South America reopens despite rising virus cases
South American countries on Monday began easing COVID-19 restrictions even as the region hurtles towards its viral peak.
Some of Brazil’s hardest hit cities, including the jungle metropolis Manaus and coastal Rio de Janeiro, are starting to allow more activity.
Bolivia’s government authorised reopening most of the country and the government of Venezuela’s Nicolás Maduro unwound restrictions.
Ecuador’s airports were resuming flights and shoppers returning to some of Colombia’s malls.
The executive director of the World Health Organization’s emergencies programme, Mike Ryan, expressed concern over South America’s climbing contagion, telling reporters Monday that the region had become an “intense zone of transmission for this virus”, which had not yet reached its peak.
“Clearly, the situation in many South American countries is far from stable. There is a rapid increase in cases and those systems are coming under increasing pressure,” he said.
Data from the WHO’s Pan American Health Organization shows the region’s seven-day rolling average of new cases continues rising, due in large part to Brazil, which accounts for more than half the total.
Manaus, the Amazon rainforest’s largest city, was the first Brazilian metropolis whose healthcare system collapsed. For weeks, overwhelmed intensive-care units were unable to admit patients, deaths at home surged and a city cemetery buried bodies in mass graves.
Such burials continue, yet the capital of Amazonas state on Monday began loosening its clamp on non-essential businesses. Amazonas registered 818 new COVID-19 cases Sunday, bringing the total number of cases above 40,000. There are more than 500,000 confirmed cases in Brazil, the second most in the world, and experts believe the true toll to be much higher due to insufficient testing.
Rio de Janeiro, the Brazilian city with the second-most cases after Sao Paulo, on Monday announced it would begin gradually relaxing restrictions the following day. Already a city in its metropolitan region, Sao Joao de Meriti, started allowing salons, auto mechanics, and hotels to operate on Monday.
Ecuador was one of the first South American nations slammed, with grim scenes of people leaving corpses outside their doorsteps in Guayaquil through March and April. The nation’s caseload continues to surge, yet its airport will resume international flights today, June 3, according to Nicolás Romero, the airport’s spokesperson, though he said arriving passengers must spend 15 days in quarantine, without specifying how such quarantine will be enforced.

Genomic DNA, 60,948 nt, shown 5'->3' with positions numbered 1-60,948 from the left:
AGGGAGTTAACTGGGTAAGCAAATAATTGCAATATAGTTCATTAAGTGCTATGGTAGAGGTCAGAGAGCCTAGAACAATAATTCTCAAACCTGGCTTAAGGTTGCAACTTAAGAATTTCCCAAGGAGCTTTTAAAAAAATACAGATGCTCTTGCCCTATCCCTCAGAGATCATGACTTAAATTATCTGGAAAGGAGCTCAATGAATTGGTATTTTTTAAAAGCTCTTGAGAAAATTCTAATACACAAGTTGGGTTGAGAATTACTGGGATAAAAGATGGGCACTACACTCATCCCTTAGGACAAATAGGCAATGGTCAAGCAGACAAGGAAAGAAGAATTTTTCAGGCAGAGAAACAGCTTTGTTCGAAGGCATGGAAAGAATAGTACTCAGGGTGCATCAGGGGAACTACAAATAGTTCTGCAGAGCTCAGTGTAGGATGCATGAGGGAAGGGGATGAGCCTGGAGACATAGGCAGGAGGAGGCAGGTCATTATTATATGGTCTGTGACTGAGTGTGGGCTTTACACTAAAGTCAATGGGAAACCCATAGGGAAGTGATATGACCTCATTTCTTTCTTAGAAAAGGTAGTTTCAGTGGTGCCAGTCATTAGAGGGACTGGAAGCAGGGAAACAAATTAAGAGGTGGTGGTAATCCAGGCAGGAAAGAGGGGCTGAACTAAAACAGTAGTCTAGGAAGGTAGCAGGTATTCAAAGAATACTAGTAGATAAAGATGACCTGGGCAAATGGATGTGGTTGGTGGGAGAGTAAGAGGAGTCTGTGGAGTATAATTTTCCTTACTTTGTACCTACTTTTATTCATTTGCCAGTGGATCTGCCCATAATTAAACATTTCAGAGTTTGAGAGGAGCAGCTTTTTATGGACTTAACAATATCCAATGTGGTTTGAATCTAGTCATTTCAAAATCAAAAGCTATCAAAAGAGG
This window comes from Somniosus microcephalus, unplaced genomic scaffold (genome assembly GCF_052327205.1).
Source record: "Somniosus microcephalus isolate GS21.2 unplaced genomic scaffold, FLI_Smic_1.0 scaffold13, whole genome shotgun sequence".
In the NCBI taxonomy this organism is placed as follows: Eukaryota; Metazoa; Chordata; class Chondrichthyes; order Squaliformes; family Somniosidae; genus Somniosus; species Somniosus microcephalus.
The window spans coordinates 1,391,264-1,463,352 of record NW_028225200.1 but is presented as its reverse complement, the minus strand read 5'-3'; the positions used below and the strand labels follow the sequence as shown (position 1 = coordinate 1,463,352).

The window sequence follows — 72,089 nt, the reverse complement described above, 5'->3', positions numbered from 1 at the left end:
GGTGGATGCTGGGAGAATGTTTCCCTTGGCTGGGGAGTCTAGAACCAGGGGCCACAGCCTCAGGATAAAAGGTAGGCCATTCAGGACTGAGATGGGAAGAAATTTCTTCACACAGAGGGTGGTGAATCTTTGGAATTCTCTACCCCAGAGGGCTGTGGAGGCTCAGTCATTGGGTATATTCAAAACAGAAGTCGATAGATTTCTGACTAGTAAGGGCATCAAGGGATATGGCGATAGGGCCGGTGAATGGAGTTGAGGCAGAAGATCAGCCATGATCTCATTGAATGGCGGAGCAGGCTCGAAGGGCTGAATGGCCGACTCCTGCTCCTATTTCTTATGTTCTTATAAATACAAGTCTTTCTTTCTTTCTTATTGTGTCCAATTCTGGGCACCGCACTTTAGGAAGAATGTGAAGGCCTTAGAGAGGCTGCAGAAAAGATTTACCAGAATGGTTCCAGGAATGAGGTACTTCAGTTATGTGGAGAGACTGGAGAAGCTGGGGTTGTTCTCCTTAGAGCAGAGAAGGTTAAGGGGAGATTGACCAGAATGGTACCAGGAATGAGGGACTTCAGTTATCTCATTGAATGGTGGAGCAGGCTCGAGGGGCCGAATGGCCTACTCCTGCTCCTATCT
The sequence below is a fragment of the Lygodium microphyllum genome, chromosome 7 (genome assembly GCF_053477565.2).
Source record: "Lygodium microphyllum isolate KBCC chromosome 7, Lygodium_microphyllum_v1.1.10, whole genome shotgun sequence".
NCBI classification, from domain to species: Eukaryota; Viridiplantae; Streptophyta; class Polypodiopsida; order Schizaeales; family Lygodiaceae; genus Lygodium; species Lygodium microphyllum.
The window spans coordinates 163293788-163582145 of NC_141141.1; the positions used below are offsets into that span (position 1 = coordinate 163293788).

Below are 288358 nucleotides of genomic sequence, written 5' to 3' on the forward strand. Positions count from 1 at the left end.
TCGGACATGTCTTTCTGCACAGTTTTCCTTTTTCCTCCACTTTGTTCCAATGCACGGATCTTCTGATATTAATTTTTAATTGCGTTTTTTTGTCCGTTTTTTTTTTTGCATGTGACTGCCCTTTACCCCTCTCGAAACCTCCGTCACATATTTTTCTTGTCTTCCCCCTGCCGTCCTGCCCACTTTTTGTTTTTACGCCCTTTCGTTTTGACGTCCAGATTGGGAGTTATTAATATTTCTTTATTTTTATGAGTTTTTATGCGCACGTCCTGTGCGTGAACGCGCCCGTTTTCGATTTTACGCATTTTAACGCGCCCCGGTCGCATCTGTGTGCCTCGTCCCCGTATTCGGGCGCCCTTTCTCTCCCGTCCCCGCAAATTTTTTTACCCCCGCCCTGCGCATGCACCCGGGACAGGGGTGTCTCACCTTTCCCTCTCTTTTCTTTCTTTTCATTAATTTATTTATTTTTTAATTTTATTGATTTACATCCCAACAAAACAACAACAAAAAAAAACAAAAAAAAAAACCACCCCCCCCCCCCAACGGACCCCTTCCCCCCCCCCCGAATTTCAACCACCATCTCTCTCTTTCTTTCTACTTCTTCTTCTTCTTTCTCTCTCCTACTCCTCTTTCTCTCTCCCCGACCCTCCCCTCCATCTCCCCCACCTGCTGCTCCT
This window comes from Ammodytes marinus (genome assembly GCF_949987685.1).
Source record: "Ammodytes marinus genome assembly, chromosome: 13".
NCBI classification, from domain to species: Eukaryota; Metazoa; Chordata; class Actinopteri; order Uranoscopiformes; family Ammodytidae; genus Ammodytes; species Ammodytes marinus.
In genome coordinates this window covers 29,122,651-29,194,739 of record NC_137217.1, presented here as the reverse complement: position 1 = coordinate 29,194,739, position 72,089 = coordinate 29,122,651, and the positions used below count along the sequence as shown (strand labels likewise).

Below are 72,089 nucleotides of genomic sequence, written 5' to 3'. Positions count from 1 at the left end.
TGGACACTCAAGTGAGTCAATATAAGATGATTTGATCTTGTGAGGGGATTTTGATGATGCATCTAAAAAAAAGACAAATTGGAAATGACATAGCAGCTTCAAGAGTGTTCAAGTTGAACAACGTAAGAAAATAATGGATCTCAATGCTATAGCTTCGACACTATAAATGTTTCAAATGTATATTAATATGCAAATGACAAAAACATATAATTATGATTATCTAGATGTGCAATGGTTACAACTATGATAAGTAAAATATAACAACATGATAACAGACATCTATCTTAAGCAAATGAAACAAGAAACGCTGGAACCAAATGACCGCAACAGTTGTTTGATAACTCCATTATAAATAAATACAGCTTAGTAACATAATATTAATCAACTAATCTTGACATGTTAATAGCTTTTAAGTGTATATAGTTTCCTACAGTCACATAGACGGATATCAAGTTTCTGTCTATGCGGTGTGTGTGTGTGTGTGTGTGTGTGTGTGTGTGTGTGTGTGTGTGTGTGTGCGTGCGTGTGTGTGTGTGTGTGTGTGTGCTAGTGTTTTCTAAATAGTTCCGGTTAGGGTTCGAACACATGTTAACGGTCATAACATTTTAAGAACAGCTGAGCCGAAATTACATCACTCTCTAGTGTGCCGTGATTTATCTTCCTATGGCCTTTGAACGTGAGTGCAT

The airport in capital, Quito, recorded its first flight in 80 days on Monday, and flights to Miami and Houston will take off on June 4.
“It has just been one flight so far, but the important thing is the message it gives, of flying safely,” Luis Galárraga, the airport’s spokesperson, told The Associated Press.
Across Ecuador’s border, Colombia has shut the international airport in its capital, Bogotá, until September and locked down an entire working-class district home to 1.5 million people. But in the nation’s second city, Medellin, malls cautiously began opening their doors on Monday, though checking customers’ temperatures upon entry.
Medellin’s Mayor Daniel Quintero highlighted that the city registered no COVID-19 deaths in the prior 30 days. The national death toll, however, continues rising.
Marcos Espinal, director of PAHO’s communicable diseases department, said by phone that reopening too soon could cause harm in certain places that aren’t yet ready.
“If you’re in the middle of the epicentre, we don’t recommend to open,” Espinal said from Washington. “People’s lives are precious, and there shouldn’t be any negotiations of that.”
Venezuela on Monday allowed barbershops, beauty salons, auto shops, construction sites and banks to begin operations, along with other sectors. The nation is dialling down restrictions because it has reported relatively low COVID-19 impact: 1,510 cases and 14 deaths. Experts have roundly criticised Venezuela’s data as suspicious.
Bolivia on Monday instituted a so-called “dynamic quarantine” in most of the country, keeping parks and shows shuttered while resuming work, commerce and public transport, even as contagion continues rising.
The government’s public works minister, Iván Arias, suggested Monday that men should shave their beards and moustaches to prevent infection. The Health Ministry’s epidemiological director, Virgílio Prieto, offered less optimism about recalibrating the nation’s quarantine, admitting it “could bring about an explosion of the new coronavirus”.